Collecting my attempts to improve at tech, art, and life

Getting File Info From The Shell

Tags: files shell exiftool tools

also, it is time to vacuum my desk again

Use file for everyday summaries. Use ExifTool when you need to know everything.

The problem

I am once again puttering around with my site.

I have an image here.

I lived in this basement a few years ago

Do I need to resize it? Should find out how big it is first.

$ exa basement-original.jpg
Permissions Size User   Date Modified Git Name
.rw-rw-r--  131k random 20 Apr  9:04   -- basement-original.jpg

No I don’t mean file size. I mean geometry. How many pixels wide, and how many high? exa is nifty though. You should try it out.

I don’t want to leave my shell session to do it either. Sure that’s just stubbornness on my part. I could get the necessary information from my desktop’s file browser, but I type quicker than I click.

file is everywhere

file is a standard utility, which means it’s available on pretty much any Unix or Unix-like system you use. It works by matching a file’s internal details to entries in a magic database and reporting its findings. magic can be extended, though the details are beyond me for now.

$ file basement-original.jpg
basement-original.jpg: JPEG image data, JFIF standard 1.01, resolution (DPI), density 72x72, segment length 16, progressive, precision 8, 800x487, frames 3

basement-original.jpg is a jpeg image. Yep, that checks out. Let’s see — 800x487. That looks like a geometry value. 800 pixels wide and 487 pixels high, if I remember the order right.

I want more detail, but this is all I can get from file. That’s what ExifTool is for.

ExifTool knows everything

ExifTool lets me read and edit metadata for images, music, PDF, Word files, videos — a dizzying assortment of files are supported.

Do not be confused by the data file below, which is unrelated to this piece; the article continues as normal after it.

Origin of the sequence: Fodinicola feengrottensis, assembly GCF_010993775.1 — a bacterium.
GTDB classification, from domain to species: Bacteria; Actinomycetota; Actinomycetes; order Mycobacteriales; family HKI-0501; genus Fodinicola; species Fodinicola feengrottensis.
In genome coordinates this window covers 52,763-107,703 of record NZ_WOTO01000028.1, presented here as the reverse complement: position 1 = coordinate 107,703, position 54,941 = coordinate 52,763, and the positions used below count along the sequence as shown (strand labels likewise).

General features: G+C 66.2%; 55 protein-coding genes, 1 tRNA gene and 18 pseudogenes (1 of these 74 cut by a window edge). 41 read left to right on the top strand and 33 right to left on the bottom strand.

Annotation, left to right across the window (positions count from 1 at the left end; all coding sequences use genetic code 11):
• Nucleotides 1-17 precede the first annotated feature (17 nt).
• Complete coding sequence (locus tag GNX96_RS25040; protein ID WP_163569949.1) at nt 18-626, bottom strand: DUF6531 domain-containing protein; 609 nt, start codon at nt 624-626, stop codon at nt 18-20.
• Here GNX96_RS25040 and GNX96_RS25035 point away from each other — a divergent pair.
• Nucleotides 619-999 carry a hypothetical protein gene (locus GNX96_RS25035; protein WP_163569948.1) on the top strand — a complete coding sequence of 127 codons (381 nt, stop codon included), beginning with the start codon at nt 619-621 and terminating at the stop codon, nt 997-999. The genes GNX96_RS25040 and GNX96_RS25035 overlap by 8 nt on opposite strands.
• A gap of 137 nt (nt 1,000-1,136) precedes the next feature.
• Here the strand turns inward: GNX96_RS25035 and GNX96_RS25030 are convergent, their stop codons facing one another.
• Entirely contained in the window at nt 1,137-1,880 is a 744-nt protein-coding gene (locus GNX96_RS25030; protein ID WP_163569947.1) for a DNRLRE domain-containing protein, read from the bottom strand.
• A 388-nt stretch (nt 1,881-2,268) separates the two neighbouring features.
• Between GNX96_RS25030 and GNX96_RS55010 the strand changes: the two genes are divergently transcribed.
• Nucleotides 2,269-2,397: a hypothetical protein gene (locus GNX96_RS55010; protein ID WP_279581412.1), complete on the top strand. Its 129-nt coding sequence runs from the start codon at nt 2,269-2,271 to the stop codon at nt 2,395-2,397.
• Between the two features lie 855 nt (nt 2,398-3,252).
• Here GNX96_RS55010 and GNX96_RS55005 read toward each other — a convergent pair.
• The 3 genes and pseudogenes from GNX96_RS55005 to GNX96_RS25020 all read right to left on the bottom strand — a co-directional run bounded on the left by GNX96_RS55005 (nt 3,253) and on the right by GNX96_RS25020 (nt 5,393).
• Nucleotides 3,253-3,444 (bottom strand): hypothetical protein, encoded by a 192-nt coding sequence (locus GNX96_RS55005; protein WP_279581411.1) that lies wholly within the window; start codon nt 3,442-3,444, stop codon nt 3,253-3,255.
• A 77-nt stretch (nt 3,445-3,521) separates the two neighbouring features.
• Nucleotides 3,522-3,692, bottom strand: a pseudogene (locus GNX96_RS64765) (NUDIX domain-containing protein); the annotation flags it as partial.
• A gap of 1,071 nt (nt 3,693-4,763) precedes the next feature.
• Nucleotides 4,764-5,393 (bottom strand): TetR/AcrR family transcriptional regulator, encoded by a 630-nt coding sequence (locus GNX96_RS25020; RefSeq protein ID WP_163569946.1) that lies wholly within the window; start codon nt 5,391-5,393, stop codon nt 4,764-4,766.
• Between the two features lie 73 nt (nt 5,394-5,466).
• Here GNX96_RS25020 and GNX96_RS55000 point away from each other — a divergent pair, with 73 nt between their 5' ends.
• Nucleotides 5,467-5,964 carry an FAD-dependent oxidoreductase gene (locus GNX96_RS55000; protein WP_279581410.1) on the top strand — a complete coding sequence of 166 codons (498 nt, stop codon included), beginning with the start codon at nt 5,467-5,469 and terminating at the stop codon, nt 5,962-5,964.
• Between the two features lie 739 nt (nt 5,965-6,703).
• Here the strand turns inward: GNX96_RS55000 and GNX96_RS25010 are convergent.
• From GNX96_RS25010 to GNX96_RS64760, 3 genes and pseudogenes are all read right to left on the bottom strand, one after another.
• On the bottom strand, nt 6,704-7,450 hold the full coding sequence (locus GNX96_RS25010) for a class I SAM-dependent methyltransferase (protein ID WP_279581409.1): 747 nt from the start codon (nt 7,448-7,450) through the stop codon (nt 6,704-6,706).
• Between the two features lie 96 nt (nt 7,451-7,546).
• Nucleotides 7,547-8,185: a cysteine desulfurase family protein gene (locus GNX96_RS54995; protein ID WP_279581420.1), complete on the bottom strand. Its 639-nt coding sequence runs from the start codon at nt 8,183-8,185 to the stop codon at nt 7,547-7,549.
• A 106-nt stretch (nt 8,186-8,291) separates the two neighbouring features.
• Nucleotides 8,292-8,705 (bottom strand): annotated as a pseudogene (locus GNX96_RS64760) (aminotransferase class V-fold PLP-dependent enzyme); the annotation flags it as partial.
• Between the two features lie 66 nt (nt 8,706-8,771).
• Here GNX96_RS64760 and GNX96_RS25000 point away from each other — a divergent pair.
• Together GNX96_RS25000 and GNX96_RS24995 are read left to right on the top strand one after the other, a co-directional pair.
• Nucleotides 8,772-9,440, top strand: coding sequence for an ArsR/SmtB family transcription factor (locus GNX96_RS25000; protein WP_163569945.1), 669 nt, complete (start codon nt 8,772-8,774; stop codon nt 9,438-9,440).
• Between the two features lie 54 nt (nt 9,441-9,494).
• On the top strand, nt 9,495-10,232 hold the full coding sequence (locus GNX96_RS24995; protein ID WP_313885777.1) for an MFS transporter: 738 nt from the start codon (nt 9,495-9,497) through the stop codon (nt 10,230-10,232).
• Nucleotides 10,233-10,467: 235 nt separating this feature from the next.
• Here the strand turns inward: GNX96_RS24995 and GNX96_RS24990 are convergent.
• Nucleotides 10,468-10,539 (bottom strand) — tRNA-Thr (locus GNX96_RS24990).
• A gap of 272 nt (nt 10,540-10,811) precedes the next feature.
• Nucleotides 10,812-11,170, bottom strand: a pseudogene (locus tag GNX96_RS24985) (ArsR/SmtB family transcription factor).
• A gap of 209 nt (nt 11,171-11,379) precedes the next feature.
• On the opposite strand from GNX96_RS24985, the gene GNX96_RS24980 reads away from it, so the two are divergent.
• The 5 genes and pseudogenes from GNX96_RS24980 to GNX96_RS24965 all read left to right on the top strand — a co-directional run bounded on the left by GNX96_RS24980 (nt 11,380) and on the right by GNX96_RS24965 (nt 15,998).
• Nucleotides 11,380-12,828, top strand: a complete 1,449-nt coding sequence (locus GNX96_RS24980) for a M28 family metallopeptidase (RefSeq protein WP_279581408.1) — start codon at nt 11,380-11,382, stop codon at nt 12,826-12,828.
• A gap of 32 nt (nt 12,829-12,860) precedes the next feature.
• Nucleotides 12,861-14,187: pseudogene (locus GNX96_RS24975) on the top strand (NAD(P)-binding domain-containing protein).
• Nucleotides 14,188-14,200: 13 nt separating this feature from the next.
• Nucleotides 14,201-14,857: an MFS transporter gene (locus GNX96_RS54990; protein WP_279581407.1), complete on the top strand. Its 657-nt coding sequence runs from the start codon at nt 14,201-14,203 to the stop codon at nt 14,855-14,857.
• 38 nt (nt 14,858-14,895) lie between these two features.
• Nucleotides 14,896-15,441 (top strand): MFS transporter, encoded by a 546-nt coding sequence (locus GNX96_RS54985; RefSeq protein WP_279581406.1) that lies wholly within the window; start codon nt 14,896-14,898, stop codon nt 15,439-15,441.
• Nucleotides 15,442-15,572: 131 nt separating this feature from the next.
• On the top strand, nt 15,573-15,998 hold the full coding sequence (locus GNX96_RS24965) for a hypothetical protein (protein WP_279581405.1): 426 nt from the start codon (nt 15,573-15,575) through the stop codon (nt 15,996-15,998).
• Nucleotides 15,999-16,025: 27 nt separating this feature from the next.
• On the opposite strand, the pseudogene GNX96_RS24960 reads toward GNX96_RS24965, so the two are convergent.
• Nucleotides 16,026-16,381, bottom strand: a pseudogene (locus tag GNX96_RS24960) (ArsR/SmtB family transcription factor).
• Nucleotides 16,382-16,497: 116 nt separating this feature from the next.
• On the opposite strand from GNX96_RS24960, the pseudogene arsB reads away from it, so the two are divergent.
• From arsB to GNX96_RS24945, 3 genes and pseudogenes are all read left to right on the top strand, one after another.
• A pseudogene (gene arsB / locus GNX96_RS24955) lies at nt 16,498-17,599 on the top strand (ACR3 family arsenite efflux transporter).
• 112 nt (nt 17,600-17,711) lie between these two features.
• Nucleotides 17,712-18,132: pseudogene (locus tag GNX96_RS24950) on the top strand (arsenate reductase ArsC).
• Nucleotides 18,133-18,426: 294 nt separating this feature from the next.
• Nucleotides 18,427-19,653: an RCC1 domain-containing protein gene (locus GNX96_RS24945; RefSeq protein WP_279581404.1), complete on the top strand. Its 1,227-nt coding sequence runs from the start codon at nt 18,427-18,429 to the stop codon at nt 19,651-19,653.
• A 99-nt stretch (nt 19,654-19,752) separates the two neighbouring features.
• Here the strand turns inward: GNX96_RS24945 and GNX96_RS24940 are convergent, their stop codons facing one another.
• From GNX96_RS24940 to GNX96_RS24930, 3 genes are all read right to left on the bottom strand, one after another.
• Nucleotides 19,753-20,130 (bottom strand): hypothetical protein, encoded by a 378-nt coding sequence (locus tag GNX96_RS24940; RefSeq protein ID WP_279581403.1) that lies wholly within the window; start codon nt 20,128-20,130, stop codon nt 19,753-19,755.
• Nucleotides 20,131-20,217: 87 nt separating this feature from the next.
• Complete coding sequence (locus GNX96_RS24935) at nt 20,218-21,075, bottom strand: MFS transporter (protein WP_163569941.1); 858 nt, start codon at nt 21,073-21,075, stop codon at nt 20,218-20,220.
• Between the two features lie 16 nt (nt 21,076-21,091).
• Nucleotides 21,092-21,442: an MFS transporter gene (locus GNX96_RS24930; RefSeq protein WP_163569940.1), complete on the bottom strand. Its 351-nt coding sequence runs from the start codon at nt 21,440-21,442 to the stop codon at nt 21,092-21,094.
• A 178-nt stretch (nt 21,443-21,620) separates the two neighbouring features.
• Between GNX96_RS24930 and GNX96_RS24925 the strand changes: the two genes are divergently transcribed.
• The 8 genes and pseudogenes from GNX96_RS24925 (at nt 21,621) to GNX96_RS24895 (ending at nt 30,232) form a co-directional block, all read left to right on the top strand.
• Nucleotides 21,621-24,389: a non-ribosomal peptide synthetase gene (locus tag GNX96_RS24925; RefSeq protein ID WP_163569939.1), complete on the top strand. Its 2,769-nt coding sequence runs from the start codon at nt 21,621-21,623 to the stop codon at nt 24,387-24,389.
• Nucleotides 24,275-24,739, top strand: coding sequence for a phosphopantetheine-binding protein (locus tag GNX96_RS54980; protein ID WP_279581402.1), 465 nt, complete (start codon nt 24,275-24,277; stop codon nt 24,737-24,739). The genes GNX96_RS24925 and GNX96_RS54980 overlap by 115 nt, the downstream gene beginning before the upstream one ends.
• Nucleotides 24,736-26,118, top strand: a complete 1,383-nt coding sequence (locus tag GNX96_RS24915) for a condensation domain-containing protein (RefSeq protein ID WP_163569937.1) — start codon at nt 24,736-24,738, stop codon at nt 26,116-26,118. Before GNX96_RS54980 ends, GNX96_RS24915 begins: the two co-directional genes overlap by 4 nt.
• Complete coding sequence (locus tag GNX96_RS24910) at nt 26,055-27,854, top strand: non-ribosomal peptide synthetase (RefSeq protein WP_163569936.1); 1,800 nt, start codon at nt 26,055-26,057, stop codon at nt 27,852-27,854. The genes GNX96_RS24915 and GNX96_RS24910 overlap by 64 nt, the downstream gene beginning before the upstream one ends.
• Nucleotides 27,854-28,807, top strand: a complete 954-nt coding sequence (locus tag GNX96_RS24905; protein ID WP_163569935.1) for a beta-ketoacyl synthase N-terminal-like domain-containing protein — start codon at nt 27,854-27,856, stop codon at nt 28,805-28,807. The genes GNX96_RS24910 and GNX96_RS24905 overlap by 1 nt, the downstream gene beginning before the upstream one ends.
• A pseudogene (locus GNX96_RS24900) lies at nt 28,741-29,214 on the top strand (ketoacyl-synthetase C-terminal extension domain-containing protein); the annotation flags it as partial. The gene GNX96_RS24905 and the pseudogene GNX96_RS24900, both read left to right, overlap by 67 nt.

You can install ExifTool with the downloads listed on its site or using your favorite package manager.

$ brew install exiftool

Default usage returns every bit of information ExifTool thinks is relevant for the file type.

$ exiftool basement-original.jpg
ExifTool Version Number         : 11.85
File Name                       : basement-original.jpg
Directory                       : .
File Size                       : 129 kB
File Modification Date/Time     : 2020:04:20 09:04:28-07:00
File Access Date/Time           : 2020:04:21 10:08:57-07:00
File Inode Change Date/Time     : 2020:04:20 09:04:28-07:00
File Permissions                : rw-rw-r--
File Type                       : JPEG
File Type Extension             : jpg
MIME Type                       : image/jpeg
JFIF Version                    : 1.01
Resolution Unit                 : inches
X Resolution                    : 72
Y Resolution                    : 72
Image Width                     : 800
Image Height                    : 487
Encoding Process                : Progressive DCT, Huffman coding
Bits Per Sample                 : 8
Color Components                : 3
Y Cb Cr Sub Sampling            : YCbCr4:4:4 (1 1)
Image Size                      : 800x487
Megapixels                      : 0.390